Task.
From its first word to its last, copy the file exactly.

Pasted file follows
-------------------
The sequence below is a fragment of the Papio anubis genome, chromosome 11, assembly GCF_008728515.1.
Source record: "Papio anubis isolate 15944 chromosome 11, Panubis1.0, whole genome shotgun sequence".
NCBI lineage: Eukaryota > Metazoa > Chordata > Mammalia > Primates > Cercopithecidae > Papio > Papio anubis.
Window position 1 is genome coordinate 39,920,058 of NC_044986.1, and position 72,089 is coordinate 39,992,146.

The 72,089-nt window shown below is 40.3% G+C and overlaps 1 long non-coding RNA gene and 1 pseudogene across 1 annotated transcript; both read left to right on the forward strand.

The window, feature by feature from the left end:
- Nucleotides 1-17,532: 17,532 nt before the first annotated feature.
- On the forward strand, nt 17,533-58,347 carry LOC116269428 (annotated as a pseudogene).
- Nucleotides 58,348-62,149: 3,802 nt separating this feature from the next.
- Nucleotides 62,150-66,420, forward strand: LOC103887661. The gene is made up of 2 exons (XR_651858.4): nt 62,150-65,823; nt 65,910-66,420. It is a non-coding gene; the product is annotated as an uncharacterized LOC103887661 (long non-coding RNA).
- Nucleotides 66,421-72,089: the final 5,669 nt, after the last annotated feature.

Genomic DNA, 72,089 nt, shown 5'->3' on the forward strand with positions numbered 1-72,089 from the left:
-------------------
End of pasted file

The sequence below is a fragment of the Papio anubis genome, chromosome 11, assembly GCF_008728515.1.
Source record: "Papio anubis isolate 15944 chromosome 11, Panubis1.0, whole genome shotgun sequence".
NCBI lineage: Eukaryota > Metazoa > Chordata > Mammalia > Primates > Cercopithecidae > Papio > Papio anubis.
Window position 1 is genome coordinate 39,920,058 of NC_044986.1, and position 72,089 is coordinate 39,992,146.

The 72,089-nt window shown below is 40.3% G+C and overlaps 1 long non-coding RNA gene and 1 pseudogene across 1 annotated transcript; both read left to right on the forward strand.

The window, feature by feature from the left end:
- Nucleotides 1-17,532: 17,532 nt before the first annotated feature.
- On the forward strand, nt 17,533-58,347 carry LOC116269428 (annotated as a pseudogene).
- Nucleotides 58,348-62,149: 3,802 nt separating this feature from the next.
- Nucleotides 62,150-66,420, forward strand: LOC103887661. The gene is made up of 2 exons (XR_651858.4): nt 62,150-65,823; nt 65,910-66,420. It is a non-coding gene; the product is annotated as an uncharacterized LOC103887661 (long non-coding RNA).
- Nucleotides 66,421-72,089: the final 5,669 nt, after the last annotated feature.

Genomic DNA, 72,089 nt, shown 5'->3' on the forward strand with positions numbered 1-72,089 from the left: